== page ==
Accounts of the Life of the Buddha Are Too Unrealistic to Contain Any Truth.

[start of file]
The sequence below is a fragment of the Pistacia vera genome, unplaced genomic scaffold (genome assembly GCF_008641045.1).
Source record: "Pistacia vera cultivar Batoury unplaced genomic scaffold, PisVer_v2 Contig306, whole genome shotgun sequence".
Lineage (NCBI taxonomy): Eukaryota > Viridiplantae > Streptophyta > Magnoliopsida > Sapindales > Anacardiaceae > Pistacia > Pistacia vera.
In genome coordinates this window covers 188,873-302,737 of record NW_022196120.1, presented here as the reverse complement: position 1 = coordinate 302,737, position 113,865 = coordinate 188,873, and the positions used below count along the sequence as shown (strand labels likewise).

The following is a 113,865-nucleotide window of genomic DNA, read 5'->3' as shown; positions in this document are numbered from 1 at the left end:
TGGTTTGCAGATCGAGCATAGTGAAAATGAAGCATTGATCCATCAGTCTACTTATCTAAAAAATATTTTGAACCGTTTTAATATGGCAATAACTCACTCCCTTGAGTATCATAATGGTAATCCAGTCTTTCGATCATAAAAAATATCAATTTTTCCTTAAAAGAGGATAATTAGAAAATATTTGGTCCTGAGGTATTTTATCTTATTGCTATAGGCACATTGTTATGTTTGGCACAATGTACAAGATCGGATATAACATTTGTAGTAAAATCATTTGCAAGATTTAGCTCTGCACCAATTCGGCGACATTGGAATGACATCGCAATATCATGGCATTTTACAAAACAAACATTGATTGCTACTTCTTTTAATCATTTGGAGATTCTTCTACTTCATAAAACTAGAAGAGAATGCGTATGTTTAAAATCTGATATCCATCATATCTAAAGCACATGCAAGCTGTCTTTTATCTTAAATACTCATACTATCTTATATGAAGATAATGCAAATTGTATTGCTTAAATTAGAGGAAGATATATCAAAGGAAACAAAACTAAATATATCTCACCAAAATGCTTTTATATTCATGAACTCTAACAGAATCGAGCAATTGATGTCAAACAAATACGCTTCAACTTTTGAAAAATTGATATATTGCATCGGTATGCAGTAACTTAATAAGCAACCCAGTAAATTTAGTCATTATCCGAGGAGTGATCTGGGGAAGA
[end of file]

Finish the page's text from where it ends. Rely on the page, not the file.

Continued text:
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Traditional stories surrounding the life of the Buddha are shrouded in myth but Damien Keown in, 'Buddhism, A Very Short History' states that, 'myths are stories which have a compelling force by nature of their ability to work simultaneously on several levels.' In this essay I wish to explore the possibility of both historical and spiritual truths. Scholars agree that we know very little of the historical Buddha but they do argue that it is reasonable to suppose that Siddhartha was a real person. R. Gethin in, 'The foundations on Buddhism', argues that we can form quite a clear picture of the kind of person the Buddha was and the main events in his life. Where and roughly when. It is estimated that the Buddha was probably born in the early fifth century BCE. Therefore, it is difficult to conclude which stories are truth or myth. Sceptics would look to the birth and say that a new born baby could not possibly walk in four directions, North, South, East and West, as the teachings describe. However, Buddhists would argue that this symbolised the Buddha's spread of teaching and that he would be of great importance. Therefore, this story could be called untrue historically but it is spiritually truth for Buddhists. Similarly, the story of the 4 signs, it is most probable that the Buddha had seen death, illness and old age before his trip out of the palace because it is almost impossible to avoid all of these things. Assuming this is untrue, Buddhists could argue that this was a teaching designed to make them understand that we must first notice suffering to overcome it to achieve the ultimate Buddhist goal of enlightenment. On the other hand, some of the accounts of the Buddha may be historically true such as his renunciation, it is quite possible and probable that Siddhartha did leave his family, adopted the life of a wandering ascetic (sramana) and cut

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